3 The short reinforcing fibers do not exhibit any plasticity or rupture, rather the fibers exhibit a simple linear elastic response, The plastic matrix constituent exhibits both plasticity and rupture, The idealized model s matrix plasticity and matrix rupture are intended to also account for any fiber/matrix debonding that occurs in the real material, All nonlinearity exhibited by the composite material is due to nonlinearity (plasticity and rupture) in the plastic matrix material, Plasticity and rupture of the plastic matrix constituent are driven by stress in the plastic matrix constituent as opposed to being driven by the homogenized stress in the composite material. Material Characterization In order to use the multiscale material model that was discussed in the previous section, we must first determine the value of the model s coefficients by fitting the model to a collection of experimental data for the material in question. Ideally, to allow for a robust, definitive fitting of the model s coefficients, the collection of experimental data should cover the full range of behaviors that can be exhibited by the material. However, from a practical point of view, it is highly desirable to limit both the number of different test types that have to be conducted and the complexity of the tests that have to be conducted. For the present model, good fits can be obtained by using uniaxial tensile tests that are conducted to complete rupture. The tensile tests are performed using ASTM Type I tensile specimens that are cut from rectangular injection molded plaques. In order to obtain a sufficiently broad range of material response, uniaxial tensile tests are performed on specimens that are cut at three different orientations relative to the flow direction in the injection molded plaque, namely, 0 (flow direction), 90 (cross-flow direction), and 45 relative to the flow and cross-flow directions. Figure 1 shows measured uniaxial tensile test-to-failure data for the Extron 3019 HS material (30% glass fiber filled) that is used in this study. ASTM Type I tensile test specimens were cut from rectangular injection molded plaques that are 3mm thick and exhibit a well defined flow direction and cross-flow direction that governs the orientation of the short glass fibers in the plaque. The tensile test coupons are cut at three different orientations relative to the injection flow direction, namely, 0 (flow direction), 90 (cross-flow direction), and 45 relative to the flow and cross-flow directions. The tensile test data in Figure 1 was taken at an imposed uniaxial strain rate of 0.05 (mm/mm)/min and the last data point in each curve was taken just prior to rupture of the specimen. Note that all three load directions show significant levels of plastic response prior to final rupture. Figure 1 also shows that the stiffness and strength of the fiber filled material are highly dependent on the direction of loading relative to the dominant fiber direction. Further, it should be emphasized that this particular short fiber filled plastic is somewhat unusual in that the strain to failure for loading in the flow (0 ) direction is actually larger than the strain to failure for loading in the cross-flow (90 ) direction. Page 3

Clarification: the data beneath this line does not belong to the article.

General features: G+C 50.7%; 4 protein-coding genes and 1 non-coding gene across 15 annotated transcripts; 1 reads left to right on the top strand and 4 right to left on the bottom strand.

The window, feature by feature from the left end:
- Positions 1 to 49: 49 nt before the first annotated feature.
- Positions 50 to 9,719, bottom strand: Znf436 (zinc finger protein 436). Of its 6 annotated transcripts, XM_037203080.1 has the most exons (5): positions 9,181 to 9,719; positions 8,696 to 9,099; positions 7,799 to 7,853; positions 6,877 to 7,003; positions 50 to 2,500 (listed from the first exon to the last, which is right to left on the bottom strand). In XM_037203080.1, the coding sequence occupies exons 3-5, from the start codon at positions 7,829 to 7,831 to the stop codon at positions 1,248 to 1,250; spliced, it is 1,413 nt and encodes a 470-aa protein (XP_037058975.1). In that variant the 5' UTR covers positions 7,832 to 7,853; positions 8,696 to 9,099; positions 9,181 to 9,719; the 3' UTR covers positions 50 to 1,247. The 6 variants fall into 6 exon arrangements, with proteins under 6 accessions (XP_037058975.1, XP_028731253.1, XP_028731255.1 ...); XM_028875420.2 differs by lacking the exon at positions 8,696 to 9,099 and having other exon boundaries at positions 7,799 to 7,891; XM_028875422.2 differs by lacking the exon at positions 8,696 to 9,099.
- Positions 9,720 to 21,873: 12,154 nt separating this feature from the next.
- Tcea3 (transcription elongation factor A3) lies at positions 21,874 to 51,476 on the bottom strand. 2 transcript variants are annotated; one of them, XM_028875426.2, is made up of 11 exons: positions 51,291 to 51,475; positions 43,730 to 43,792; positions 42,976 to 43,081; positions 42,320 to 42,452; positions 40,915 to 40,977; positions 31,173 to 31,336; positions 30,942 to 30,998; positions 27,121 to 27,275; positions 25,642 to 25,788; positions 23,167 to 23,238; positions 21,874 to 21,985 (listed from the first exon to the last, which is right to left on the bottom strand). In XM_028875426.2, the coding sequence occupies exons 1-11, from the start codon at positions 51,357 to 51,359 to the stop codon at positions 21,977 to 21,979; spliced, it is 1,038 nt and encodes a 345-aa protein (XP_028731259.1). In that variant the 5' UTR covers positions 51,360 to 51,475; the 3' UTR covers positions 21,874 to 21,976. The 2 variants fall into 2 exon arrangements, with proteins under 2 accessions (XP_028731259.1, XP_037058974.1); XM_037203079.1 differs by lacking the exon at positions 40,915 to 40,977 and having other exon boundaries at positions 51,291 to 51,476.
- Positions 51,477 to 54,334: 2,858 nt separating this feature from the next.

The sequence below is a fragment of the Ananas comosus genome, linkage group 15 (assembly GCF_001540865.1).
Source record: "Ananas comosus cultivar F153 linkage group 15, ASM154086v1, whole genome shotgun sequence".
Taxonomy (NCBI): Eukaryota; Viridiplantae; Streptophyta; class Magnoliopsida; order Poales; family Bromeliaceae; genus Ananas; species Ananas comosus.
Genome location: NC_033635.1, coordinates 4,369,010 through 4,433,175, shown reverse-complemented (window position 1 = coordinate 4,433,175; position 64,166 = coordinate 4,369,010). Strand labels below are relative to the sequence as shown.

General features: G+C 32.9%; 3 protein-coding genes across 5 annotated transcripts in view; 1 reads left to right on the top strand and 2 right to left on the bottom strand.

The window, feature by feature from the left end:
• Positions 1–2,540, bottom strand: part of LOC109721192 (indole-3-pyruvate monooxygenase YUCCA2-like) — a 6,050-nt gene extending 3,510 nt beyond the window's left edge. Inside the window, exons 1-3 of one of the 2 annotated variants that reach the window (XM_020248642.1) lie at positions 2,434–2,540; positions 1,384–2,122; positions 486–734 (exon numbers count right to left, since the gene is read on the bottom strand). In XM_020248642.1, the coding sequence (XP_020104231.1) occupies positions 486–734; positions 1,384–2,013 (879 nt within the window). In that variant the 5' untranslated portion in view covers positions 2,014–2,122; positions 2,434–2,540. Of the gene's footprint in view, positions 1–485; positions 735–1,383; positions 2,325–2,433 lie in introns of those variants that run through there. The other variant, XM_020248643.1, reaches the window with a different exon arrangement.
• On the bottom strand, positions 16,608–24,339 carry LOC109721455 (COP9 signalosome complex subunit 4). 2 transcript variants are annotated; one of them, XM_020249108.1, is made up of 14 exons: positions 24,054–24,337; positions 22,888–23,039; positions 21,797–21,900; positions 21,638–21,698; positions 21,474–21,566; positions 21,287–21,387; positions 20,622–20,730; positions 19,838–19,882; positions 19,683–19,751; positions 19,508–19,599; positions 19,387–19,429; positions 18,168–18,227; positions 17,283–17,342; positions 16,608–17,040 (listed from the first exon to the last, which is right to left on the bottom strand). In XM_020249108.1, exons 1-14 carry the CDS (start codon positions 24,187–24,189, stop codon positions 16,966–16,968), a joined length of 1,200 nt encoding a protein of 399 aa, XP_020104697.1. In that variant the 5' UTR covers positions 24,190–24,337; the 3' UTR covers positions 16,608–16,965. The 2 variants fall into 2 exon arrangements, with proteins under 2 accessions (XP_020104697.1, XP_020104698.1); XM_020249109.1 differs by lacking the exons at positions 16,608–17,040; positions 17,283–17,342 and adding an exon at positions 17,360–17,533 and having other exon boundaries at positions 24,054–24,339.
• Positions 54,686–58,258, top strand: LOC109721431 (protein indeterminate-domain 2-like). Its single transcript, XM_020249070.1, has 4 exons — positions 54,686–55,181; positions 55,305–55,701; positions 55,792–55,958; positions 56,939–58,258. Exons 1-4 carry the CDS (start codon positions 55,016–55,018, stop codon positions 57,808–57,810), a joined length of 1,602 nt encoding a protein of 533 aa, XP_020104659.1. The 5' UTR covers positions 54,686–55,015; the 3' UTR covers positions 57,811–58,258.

4 flow direction cross-flow direction Uniaxial Stress (Mpa) degree - Measured 45 degree - Measured 90 degree - Measured Uniaxial Strain (mm/mm) Figure 1. Collection of measured tensile test-to-failure data that is used to fit the coefficients of the multiscale material model. The material characterization process is carried out in three steps. The first step is to determine the elastic coefficients of the fiber and matrix constituent materials. Specifically, we determine the matrix and fiber moduli (denoted E m and E f respectively) and the matrix and fiber Poisson ratios (denoted µ m and µ f respectively) that cause the material model to accurately match the first few data points of all three measured material response curves (0, 45 and 90 ). Once the elastic coefficients are determined, the second step is to determine the matrix constituent s four plasticity coefficients (σ o, n, α, β, see Eqs. 1-8 in the companion paper [3]) that cause the multiscale material model to accurately represent the full response history of all three tensile tests (0, 45 and 90 ). The final phase of the material characterization process is to determine the effective strength S eff of the matrix constituent material (see Eq. 9 in the companion paper [3]) that causes the matrix rupture criterion to be triggered at the rupture loads that were measured in the three tensile tests. Page 4

5 Figure 2 shows the results of fitting the multiscale material model to the 0, 90, and 45 tensile test data for the Extron 3019 HS (30% glass filled) material. As seen in Figure 2, the fitted material model closely matches the elastoplastic response and the rupture load for all three load orientations (0, 90, and 45 ). Table 1 lists the fitted coefficients for the Extron 3019 HS (30% glass fiber filled) material. As seen in Table 1, the fiber modulus of 22 GPa is rather low compared to the expected modulus of glass fibers which typically fall in the range of GPa. However, the constituent properties shown in Table 1 are in situ properties that cause the micromechanical model to reproduce the measured properties of the composite material. It should be noted that the micromechanical model always represents certain simplifications of the real composite material, e.g., the current micromechanical model assumes perfect bonding between the short fibers and the plastic matrix material. Consequently, the in situ constituent properties must be different from bulk constituent properties in order to compensate for any simplifications or inaccuracies that are inherent in the micromechanical model degree - Measured 0 degree - Predicted 45 degree - Measured 45 degree - Predicted 90 degree - Measured 90 degree - Predicted 70 Uniaxial Stress (Mpa) Uniaxial Strain (mm/mm) Figure 2. Extron 3019 HS (30% glass fiber filled) Comparison of measured and predicted responses for tensile tests to failure at three different load orientations. Page 5